Jump to main content.

Project XL Logo

Atlantic Steel

Atlantic Steel: Final Version Phase 1



The U.S. Environmental Protection Agency (EPA), with the cooperation of State and local authorities, has initiated Project XL to work with interested companies to develop innovative approaches for addressing environmental issues. Project XL encourages companies and communities to come forward with new approaches that have the potential to advance environmental goals more effectively and efficiently than have been achieved using traditional regulatory tools.

Atlantis 16th, L.L.C. (hereafter referred to as Jacoby or Jacoby Development Corporation), a developer in Atlanta, GA has proposed redevelopment of a 138-acre site currently owned by Atlantic Steel near Atlanta's central business district. The proposed development is a mix of residential and business uses. The project plans include a multimodal (cars, pedestrians, bicycles, transit linkage) bridge that would cross I-75/85 at 17th Street and provide access ramps as well as connecting the site to a nearby MARTA (the Metropolitan Atlanta Rapid Transit Authority) mass transit station. Jacoby has worked intensively with representatives of EPA, the State of Georgia, local authorities, and public stakeholders to develop a site-specific Project XL Agreement that will allow implementation of this redevelopment.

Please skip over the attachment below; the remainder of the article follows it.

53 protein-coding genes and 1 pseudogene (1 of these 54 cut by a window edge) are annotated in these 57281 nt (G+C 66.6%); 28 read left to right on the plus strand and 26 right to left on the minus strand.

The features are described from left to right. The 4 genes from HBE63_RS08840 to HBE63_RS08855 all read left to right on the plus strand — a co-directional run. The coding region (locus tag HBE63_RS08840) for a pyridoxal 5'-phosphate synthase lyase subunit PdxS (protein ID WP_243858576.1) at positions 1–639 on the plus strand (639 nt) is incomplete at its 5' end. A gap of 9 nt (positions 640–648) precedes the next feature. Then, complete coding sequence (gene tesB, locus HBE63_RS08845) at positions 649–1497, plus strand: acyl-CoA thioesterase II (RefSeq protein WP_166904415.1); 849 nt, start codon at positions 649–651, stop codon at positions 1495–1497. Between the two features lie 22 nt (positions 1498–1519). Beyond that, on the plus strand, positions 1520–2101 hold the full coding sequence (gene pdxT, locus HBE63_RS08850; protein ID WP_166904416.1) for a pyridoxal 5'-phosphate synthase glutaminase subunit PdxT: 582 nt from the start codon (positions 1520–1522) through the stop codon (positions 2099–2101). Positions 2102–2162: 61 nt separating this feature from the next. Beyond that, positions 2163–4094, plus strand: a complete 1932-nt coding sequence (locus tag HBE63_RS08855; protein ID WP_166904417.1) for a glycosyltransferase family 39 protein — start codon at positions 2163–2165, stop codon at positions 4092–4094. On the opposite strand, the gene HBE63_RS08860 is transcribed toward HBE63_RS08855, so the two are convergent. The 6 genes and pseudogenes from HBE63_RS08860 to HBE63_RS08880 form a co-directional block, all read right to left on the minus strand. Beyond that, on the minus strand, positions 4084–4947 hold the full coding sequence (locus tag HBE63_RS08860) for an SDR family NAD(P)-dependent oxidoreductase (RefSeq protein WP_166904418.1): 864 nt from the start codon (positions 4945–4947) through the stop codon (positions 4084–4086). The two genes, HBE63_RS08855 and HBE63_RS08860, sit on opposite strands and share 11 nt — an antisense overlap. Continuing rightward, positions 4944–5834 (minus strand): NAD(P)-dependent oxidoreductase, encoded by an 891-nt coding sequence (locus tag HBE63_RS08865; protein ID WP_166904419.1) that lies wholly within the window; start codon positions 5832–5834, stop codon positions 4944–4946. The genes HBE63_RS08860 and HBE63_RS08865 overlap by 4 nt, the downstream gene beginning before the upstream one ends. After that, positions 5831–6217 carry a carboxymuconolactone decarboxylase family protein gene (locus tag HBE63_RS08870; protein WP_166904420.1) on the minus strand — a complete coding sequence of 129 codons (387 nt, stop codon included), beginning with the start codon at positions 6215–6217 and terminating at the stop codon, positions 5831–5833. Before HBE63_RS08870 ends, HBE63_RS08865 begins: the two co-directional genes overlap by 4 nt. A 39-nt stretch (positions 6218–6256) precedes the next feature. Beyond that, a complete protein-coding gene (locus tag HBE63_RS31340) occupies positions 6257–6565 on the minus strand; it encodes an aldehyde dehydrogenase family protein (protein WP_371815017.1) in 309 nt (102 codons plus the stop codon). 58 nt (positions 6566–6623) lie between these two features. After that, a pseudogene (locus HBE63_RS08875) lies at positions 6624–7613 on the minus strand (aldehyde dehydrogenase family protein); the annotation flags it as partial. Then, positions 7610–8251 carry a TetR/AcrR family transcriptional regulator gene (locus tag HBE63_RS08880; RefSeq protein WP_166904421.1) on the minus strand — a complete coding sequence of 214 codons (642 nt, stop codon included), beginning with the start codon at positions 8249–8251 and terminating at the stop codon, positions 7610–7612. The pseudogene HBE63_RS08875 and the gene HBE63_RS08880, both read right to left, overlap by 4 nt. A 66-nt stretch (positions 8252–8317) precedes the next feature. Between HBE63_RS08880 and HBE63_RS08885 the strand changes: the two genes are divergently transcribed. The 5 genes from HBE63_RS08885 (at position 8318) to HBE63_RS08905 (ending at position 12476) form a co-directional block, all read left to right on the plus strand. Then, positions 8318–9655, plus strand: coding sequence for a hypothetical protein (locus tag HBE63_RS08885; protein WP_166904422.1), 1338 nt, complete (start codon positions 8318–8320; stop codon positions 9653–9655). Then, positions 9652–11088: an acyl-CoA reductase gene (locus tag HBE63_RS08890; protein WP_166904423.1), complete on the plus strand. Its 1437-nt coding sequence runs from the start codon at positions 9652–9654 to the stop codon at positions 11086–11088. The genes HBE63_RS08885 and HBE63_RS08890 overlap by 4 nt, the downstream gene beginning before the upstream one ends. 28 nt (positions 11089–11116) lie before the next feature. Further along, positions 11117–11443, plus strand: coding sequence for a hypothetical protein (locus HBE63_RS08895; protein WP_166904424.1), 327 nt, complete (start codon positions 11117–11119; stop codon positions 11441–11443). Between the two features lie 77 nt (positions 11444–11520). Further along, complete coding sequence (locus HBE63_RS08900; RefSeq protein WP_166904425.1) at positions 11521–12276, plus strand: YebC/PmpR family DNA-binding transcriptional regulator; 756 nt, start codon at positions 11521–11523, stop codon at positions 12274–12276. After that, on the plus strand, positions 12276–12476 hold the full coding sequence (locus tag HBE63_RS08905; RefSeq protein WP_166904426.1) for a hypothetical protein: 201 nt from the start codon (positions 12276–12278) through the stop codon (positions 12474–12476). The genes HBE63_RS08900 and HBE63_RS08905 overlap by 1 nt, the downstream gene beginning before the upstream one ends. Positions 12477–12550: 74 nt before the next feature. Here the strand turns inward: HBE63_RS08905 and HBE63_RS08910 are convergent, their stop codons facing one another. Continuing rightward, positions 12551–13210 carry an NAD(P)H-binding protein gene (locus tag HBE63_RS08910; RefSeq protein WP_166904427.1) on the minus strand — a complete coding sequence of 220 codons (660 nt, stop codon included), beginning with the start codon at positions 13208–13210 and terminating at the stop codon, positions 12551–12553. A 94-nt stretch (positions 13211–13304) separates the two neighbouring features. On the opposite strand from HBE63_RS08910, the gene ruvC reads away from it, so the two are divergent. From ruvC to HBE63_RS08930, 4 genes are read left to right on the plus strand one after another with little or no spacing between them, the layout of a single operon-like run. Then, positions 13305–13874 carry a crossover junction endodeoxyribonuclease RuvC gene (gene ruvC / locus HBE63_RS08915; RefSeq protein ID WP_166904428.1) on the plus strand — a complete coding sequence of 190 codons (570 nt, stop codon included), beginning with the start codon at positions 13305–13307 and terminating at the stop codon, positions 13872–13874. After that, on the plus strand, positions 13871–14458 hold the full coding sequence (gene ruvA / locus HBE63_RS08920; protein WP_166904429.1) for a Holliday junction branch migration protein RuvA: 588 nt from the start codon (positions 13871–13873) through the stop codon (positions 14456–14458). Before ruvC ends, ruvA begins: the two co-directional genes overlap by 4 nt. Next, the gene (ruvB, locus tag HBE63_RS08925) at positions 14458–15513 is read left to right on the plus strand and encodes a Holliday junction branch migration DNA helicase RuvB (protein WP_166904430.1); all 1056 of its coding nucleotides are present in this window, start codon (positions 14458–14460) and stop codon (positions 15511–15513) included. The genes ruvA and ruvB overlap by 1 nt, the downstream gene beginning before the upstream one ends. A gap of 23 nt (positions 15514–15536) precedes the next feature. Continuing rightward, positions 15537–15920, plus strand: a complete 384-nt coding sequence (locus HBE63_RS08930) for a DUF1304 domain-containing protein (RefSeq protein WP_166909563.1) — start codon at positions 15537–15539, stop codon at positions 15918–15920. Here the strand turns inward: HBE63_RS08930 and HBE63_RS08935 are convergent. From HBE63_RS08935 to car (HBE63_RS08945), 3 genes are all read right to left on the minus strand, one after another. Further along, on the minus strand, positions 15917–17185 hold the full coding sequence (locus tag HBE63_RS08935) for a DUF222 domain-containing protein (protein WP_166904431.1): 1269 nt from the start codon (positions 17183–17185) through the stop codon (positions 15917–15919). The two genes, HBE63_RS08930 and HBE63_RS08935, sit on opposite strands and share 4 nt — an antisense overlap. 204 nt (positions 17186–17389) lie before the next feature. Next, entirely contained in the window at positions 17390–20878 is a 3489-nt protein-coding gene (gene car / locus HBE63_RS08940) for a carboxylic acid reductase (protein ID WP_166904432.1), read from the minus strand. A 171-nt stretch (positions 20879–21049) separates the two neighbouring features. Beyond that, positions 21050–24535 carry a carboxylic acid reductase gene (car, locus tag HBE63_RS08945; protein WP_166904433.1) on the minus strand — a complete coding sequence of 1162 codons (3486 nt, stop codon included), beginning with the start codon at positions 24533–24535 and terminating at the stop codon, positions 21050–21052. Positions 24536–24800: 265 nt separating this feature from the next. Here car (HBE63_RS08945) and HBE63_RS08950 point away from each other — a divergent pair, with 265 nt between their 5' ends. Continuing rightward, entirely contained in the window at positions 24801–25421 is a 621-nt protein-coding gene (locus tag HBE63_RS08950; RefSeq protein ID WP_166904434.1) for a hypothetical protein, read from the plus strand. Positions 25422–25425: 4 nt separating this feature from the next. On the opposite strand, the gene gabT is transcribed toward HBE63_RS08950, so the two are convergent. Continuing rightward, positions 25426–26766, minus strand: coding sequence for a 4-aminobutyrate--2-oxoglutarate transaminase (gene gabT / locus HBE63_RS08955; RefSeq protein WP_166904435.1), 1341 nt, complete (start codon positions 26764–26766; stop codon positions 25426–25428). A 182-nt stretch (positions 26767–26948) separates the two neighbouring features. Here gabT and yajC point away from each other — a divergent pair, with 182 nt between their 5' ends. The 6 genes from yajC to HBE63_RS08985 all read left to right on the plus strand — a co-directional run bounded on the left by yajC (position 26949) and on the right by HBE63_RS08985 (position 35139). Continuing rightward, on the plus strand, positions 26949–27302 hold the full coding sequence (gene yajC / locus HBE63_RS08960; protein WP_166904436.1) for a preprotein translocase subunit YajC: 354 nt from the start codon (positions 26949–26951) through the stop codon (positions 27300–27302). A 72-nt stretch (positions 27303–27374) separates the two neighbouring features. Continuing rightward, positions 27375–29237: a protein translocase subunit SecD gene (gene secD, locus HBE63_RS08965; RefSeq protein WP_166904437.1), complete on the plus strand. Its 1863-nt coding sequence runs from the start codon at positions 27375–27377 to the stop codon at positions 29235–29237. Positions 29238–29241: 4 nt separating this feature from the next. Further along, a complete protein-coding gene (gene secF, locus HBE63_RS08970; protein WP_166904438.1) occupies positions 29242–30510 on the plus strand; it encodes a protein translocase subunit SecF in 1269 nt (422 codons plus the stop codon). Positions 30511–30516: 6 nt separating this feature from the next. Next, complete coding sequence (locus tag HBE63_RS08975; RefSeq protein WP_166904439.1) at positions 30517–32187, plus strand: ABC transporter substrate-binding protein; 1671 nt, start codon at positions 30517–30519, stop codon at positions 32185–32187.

The project site currently suffers from poor accessibility due to the lack of a linkage to and across I-75/85 to midtown and to the existing MARTA rapid rail transit system in Atlanta. Construction of an interchange and multi-modal bridge across I-75/85 at 17th Street would improve access to the site. The bridge would also serve as a vital linkage between the Atlantic Steel redevelopment and the MARTA Arts Center station. Completion of the redevelopment proposed by Jacoby is predicated upon improving multi-modal access to the area. In addition, construction of the 17th Street bridge was one of the City of Atlanta's zoning requirements for the project.

Why Is Project XL Necessary?